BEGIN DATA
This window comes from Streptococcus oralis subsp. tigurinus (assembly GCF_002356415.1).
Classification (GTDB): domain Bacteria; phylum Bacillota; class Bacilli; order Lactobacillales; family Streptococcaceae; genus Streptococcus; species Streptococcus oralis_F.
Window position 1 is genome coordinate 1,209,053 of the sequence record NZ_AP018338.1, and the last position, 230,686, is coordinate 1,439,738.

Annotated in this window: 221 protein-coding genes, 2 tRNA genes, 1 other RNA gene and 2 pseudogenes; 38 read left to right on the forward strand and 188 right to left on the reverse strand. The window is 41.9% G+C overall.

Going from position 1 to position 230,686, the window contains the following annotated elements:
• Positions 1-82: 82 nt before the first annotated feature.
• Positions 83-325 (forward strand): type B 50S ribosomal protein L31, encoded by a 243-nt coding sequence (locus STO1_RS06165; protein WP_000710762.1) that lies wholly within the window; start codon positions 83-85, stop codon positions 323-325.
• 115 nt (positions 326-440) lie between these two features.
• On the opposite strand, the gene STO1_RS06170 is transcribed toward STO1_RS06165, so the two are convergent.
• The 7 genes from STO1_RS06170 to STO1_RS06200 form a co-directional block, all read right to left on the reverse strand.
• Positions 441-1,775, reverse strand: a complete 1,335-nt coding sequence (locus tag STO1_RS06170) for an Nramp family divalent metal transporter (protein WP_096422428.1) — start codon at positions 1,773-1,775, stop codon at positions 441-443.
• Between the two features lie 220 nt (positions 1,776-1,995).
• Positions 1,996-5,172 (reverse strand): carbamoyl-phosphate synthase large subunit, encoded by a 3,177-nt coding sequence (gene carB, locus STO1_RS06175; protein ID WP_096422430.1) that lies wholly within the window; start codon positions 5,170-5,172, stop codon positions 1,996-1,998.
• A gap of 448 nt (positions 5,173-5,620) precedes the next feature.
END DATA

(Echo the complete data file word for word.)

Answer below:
This window comes from Streptococcus oralis subsp. tigurinus (assembly GCF_002356415.1).
Classification (GTDB): domain Bacteria; phylum Bacillota; class Bacilli; order Lactobacillales; family Streptococcaceae; genus Streptococcus; species Streptococcus oralis_F.
Window position 1 is genome coordinate 1,209,053 of the sequence record NZ_AP018338.1, and the last position, 230,686, is coordinate 1,439,738.

Annotated in this window: 221 protein-coding genes, 2 tRNA genes, 1 other RNA gene and 2 pseudogenes; 38 read left to right on the forward strand and 188 right to left on the reverse strand. The window is 41.9% G+C overall.

Going from position 1 to position 230,686, the window contains the following annotated elements:
• Positions 1-82: 82 nt before the first annotated feature.
• Positions 83-325 (forward strand): type B 50S ribosomal protein L31, encoded by a 243-nt coding sequence (locus STO1_RS06165; protein WP_000710762.1) that lies wholly within the window; start codon positions 83-85, stop codon positions 323-325.
• 115 nt (positions 326-440) lie between these two features.
• On the opposite strand, the gene STO1_RS06170 is transcribed toward STO1_RS06165, so the two are convergent.
• The 7 genes from STO1_RS06170 to STO1_RS06200 form a co-directional block, all read right to left on the reverse strand.
• Positions 441-1,775, reverse strand: a complete 1,335-nt coding sequence (locus tag STO1_RS06170) for an Nramp family divalent metal transporter (protein WP_096422428.1) — start codon at positions 1,773-1,775, stop codon at positions 441-443.
• Between the two features lie 220 nt (positions 1,776-1,995).
• Positions 1,996-5,172 (reverse strand): carbamoyl-phosphate synthase large subunit, encoded by a 3,177-nt coding sequence (gene carB, locus STO1_RS06175; protein ID WP_096422430.1) that lies wholly within the window; start codon positions 5,170-5,172, stop codon positions 1,996-1,998.
• A gap of 448 nt (positions 5,173-5,620) precedes the next feature.